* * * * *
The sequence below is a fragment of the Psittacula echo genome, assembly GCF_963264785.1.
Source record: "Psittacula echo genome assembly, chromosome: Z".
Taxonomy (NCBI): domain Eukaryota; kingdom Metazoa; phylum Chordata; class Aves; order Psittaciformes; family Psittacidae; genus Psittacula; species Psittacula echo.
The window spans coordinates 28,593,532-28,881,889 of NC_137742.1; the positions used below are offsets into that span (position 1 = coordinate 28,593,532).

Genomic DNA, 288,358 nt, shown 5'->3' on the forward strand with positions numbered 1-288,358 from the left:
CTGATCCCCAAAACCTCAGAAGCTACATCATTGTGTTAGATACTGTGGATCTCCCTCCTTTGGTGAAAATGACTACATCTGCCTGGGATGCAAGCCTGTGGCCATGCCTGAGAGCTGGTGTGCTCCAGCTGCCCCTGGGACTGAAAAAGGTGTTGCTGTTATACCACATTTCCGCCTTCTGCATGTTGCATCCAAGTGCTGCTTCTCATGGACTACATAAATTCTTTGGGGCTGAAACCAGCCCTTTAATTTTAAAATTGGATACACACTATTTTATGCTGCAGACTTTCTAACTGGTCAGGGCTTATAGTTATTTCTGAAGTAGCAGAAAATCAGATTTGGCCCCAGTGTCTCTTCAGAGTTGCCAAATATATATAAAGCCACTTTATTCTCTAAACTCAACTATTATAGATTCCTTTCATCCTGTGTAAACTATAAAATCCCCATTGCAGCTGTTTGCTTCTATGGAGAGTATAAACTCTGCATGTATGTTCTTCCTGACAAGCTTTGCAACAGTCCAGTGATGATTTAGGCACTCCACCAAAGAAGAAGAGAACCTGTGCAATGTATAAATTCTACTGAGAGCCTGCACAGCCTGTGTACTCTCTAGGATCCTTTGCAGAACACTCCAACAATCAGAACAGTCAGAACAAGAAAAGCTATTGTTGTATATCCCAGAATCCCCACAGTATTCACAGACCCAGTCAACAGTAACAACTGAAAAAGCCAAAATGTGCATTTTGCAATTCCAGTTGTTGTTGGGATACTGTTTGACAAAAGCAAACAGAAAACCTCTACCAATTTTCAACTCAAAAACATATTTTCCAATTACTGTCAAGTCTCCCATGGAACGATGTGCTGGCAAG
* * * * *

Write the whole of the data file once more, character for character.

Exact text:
The sequence below is a fragment of the Psittacula echo genome, assembly GCF_963264785.1.
Source record: "Psittacula echo genome assembly, chromosome: Z".
Taxonomy (NCBI): domain Eukaryota; kingdom Metazoa; phylum Chordata; class Aves; order Psittaciformes; family Psittacidae; genus Psittacula; species Psittacula echo.
The window spans coordinates 28,593,532-28,881,889 of NC_137742.1; the positions used below are offsets into that span (position 1 = coordinate 28,593,532).

Genomic DNA, 288,358 nt, shown 5'->3' on the forward strand with positions numbered 1-288,358 from the left:
CTGATCCCCAAAACCTCAGAAGCTACATCATTGTGTTAGATACTGTGGATCTCCCTCCTTTGGTGAAAATGACTACATCTGCCTGGGATGCAAGCCTGTGGCCATGCCTGAGAGCTGGTGTGCTCCAGCTGCCCCTGGGACTGAAAAAGGTGTTGCTGTTATACCACATTTCCGCCTTCTGCATGTTGCATCCAAGTGCTGCTTCTCATGGACTACATAAATTCTTTGGGGCTGAAACCAGCCCTTTAATTTTAAAATTGGATACACACTATTTTATGCTGCAGACTTTCTAACTGGTCAGGGCTTATAGTTATTTCTGAAGTAGCAGAAAATCAGATTTGGCCCCAGTGTCTCTTCAGAGTTGCCAAATATATATAAAGCCACTTTATTCTCTAAACTCAACTATTATAGATTCCTTTCATCCTGTGTAAACTATAAAATCCCCATTGCAGCTGTTTGCTTCTATGGAGAGTATAAACTCTGCATGTATGTTCTTCCTGACAAGCTTTGCAACAGTCCAGTGATGATTTAGGCACTCCACCAAAGAAGAAGAGAACCTGTGCAATGTATAAATTCTACTGAGAGCCTGCACAGCCTGTGTACTCTCTAGGATCCTTTGCAGAACACTCCAACAATCAGAACAGTCAGAACAAGAAAAGCTATTGTTGTATATCCCAGAATCCCCACAGTATTCACAGACCCAGTCAACAGTAACAACTGAAAAAGCCAAAATGTGCATTTTGCAATTCCAGTTGTTGTTGGGATACTGTTTGACAAAAGCAAACAGAAAACCTCTACCAATTTTCAACTCAAAAACATATTTTCCAATTACTGTCAAGTCTCCCATGGAACGATGTGCTGGCAAG